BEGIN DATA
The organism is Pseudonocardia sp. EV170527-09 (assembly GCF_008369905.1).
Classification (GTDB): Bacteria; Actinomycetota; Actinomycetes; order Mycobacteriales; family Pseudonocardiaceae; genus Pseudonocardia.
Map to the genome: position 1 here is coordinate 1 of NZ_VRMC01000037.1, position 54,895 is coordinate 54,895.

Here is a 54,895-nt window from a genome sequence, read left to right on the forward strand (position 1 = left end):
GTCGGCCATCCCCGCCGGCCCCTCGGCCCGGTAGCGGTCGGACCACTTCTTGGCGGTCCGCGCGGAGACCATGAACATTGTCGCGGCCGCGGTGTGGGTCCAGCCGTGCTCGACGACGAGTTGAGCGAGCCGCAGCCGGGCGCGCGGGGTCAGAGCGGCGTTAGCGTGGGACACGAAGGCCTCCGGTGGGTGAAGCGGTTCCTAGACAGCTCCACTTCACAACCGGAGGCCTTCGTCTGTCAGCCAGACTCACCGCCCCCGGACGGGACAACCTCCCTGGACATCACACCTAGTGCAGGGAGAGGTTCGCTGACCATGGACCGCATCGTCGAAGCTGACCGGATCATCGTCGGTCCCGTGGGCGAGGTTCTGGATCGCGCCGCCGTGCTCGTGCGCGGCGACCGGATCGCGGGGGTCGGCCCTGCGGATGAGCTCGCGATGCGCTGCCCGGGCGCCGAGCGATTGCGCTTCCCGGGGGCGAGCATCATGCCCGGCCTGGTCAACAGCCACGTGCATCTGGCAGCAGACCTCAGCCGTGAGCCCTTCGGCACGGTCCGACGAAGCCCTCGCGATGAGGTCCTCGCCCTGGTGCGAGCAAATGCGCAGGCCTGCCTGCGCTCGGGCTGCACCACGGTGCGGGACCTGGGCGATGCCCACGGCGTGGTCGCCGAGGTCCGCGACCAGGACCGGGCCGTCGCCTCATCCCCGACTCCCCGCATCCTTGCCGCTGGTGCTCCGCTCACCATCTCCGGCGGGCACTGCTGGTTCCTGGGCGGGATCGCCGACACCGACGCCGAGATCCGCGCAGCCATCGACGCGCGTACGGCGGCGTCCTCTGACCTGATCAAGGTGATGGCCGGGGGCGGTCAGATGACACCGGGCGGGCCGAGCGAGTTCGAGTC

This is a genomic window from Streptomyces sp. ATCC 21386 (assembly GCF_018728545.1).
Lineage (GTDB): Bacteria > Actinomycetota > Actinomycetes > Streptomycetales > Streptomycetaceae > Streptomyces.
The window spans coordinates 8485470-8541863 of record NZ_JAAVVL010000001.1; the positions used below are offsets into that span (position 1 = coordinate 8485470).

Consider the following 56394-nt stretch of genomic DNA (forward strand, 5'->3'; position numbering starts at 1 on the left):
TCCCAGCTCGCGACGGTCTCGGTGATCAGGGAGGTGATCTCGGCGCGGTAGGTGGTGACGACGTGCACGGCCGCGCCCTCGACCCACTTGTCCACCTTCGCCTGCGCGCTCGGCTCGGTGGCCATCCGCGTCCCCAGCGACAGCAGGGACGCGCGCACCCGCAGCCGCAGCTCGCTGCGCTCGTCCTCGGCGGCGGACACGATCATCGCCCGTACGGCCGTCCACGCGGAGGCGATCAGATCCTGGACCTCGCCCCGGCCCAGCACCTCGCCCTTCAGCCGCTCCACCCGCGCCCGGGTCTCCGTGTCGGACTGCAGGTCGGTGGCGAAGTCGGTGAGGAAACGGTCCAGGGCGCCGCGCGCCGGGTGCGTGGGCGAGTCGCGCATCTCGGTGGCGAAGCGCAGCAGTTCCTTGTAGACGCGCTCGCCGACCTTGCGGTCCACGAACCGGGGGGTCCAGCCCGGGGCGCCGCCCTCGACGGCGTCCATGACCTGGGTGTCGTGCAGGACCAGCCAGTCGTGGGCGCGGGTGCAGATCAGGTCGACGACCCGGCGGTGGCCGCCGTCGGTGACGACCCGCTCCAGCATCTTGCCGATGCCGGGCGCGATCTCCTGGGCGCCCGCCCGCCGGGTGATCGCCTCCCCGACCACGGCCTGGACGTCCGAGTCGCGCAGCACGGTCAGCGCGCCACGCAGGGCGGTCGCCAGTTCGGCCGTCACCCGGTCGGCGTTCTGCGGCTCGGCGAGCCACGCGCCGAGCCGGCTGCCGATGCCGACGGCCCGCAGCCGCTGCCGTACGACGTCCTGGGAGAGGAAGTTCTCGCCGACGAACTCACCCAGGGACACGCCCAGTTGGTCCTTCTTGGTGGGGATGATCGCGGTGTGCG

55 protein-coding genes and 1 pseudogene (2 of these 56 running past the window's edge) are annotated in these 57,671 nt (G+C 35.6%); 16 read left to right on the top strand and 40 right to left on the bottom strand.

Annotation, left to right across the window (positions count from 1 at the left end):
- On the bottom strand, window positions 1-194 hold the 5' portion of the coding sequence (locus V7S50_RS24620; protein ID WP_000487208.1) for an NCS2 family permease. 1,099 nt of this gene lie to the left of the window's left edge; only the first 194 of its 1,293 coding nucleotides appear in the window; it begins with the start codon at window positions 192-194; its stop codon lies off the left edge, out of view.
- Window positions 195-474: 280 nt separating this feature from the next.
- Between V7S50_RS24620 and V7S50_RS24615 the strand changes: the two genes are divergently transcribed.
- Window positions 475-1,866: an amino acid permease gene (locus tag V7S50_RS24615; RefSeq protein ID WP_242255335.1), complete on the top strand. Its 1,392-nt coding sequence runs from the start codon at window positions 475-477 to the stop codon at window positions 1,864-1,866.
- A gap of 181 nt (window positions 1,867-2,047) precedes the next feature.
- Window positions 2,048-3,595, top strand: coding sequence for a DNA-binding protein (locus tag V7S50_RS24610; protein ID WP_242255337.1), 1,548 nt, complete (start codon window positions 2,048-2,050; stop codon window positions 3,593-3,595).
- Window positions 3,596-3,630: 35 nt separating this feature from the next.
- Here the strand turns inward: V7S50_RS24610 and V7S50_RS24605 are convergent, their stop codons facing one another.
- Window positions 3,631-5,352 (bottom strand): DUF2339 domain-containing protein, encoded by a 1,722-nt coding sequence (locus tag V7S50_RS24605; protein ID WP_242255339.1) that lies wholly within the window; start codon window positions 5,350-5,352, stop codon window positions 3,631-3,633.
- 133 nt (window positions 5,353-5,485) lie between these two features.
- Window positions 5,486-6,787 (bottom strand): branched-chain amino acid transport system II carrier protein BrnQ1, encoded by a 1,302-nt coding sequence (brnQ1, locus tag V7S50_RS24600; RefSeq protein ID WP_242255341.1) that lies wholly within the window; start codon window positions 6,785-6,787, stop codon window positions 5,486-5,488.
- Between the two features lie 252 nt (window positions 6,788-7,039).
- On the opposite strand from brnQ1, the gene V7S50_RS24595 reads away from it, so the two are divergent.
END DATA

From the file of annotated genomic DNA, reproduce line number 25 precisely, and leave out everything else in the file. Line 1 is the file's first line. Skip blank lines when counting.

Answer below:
- On the opposite strand from brnQ1, the gene V7S50_RS24595 reads away from it, so the two are divergent.